Abortion has always been a controversial issue, with increasing attention paid to the schism between pro-life and pro-choice. Even in relatively conservative Asia, there are different attitudes to this sensitive topic.
Amongst my circle of guy friends who are mainly career-centric, they talk about abortion with barely any regard. And yes, most of them would just go ahead with abortion without hesitation.
Having heard all these arguments for pro-life and pro-choice, I felt that as a guy, choosing which side to support without finding out more would be naive. So, I decided to try to make some observations to take a more informed and empathetic stand.
To give some background information on the laws of abortion in Singapore, abortions are legal only if the pregnancy is less than 24 weeks. Currently, there is no legal requirement for parental consent for minors (under 16 years old). However, for those under 14 years old, a police report will be made as any sexual intercourse at that age will be considered rape.
Working on this subject was tedious, especially with the strict policy protecting the patients’ confidentiality. Obstacles came at me from every direction. I requested to observe the comings and goings at the waiting area of an abortion clinic but was unfortunately rejected. Sitting outside the colposcopy (examination of the cervix, vagina and vulva) suites also drew a lot of stares.
In Singapore, some obstetrics and gynaecology clinics also do abortions, on top of addressing the usual range of health-related issues in women.
My general association with abortion clinics initially was that they would be dingy, with cheap instruments and so on. This was probably due to various local TV dramas which showed a young female protagonist using up her measly savings to go for unorthodox methods of abortions.
But the age of cheap and illegal abortion clinics have long since died out. Today, we have suites adorned with lavish leather sofas and slow jazz playing in the background — it helps to make the experience less traumatic, I suppose.
I went into a clinic, thinking that the majority of the visitors would be teenagers; instead, most patrons were couples in their mid-30s and some were even older. It makes sense, considering that teenage pregnancy and abortion rates have dropped drastically since the early 2000s. Maybe our sex education has actually proven its efficacy.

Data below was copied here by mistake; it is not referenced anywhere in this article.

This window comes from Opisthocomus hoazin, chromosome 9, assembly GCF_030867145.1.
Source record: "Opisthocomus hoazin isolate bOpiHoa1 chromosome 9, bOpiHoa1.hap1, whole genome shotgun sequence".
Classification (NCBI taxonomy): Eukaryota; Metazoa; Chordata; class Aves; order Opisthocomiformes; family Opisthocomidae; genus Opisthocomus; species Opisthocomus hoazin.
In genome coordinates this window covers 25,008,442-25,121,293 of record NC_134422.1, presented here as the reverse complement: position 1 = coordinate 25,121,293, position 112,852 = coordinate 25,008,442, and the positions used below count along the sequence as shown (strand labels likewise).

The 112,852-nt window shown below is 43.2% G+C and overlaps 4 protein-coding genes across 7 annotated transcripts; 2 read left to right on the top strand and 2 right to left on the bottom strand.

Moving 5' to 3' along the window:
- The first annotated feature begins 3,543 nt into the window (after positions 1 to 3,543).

Thoroughly scanning every individual who walked by (discreetly, I promise), I have to admit it was tough to tell which patients who visited the clinic were looking for an abortion. With the advent of the abortion pill, abortions at fewer than eight weeks mean that there isn’t a visible baby bump.
Definitely a plus point for those who are escaping the judging death stares of the diehard pro-life fanatics. You could easily blend in with the majority who are looking for a pap smear, just a regular checkup or menopause screening.
Throughout my teenage years of sex education in Singapore, we were taught that abortions were only surgical, and they were torturous for both parent and child. With gruesome images fed to us at such a young age, abstinence from sex altogether was, of course, the best and most preferable option.
Medical removal wasn’t included in our educational syllabus. The idea of medical removal is a lot less morbid than it sounds: it’s administered through Cytotec, more commonly known as the abortion pill. It’s only meant for pregnancies of less than eight weeks and you’ll have to get a prescription from your doctor.
Makes our sex education quite questionable, doesn’t it? Seems to me that it’s inherently structured to cultivate deep-rooted concerns towards the idea of sex and the complications that come with it.
There are expecting mothers coming in to check on the progress of their pregnancy yet at the same time, the very same doctors also handle abortions. The same hands that help to deliver a baby could also end a pregnancy.
As an outsider, this contrast seems to water down the complexities of life and death to a simple routine, or just a daily affair for someone working in this line. When it becomes too much of a routine and is taken too lightly, the ensuing negligence can lead to accidents like decapitating a baby’s head in the midst of child labour.
As a guy, with such news circulating around and with the stigma that revolves around abortions, it can be hard to imagine the pains and worries our counterpart has to undergo. Not every girl would feel comfortable to pour their worries out to us, and we often go about our daily lives oblivious to their issues.
For us guys, to decide whether to have an abortion by only considering our personal goals is too selfish. At the end of the day, whether you are pro-life or pro-choice, we still have to consider our partner’s stance.
And most importantly, we need to go through the journey WITH her, whichever choice she makes, because the journey is definitely not going to be an easy one.
Reflecting on this issue has made me much more grateful to my mother, and more understanding of the tough decisions that women have to make. I hope the recent Mother’s Day has provided each of us with the opportunity to extend our gratitude and appreciation towards not just mothers, but the tenacious women in our lives too.
Have you had personal experiences or hold strong opinions about abortion? We’d love to find out, so drop us a comment. We may not immediately be able to break the taboo on this controversial topic, but at least we can get some kind of dialogue going to stop people from pretending that this doesn’t happen in Singapore.
If you know anyone struggling with this difficult decision, please let them know that help is available.
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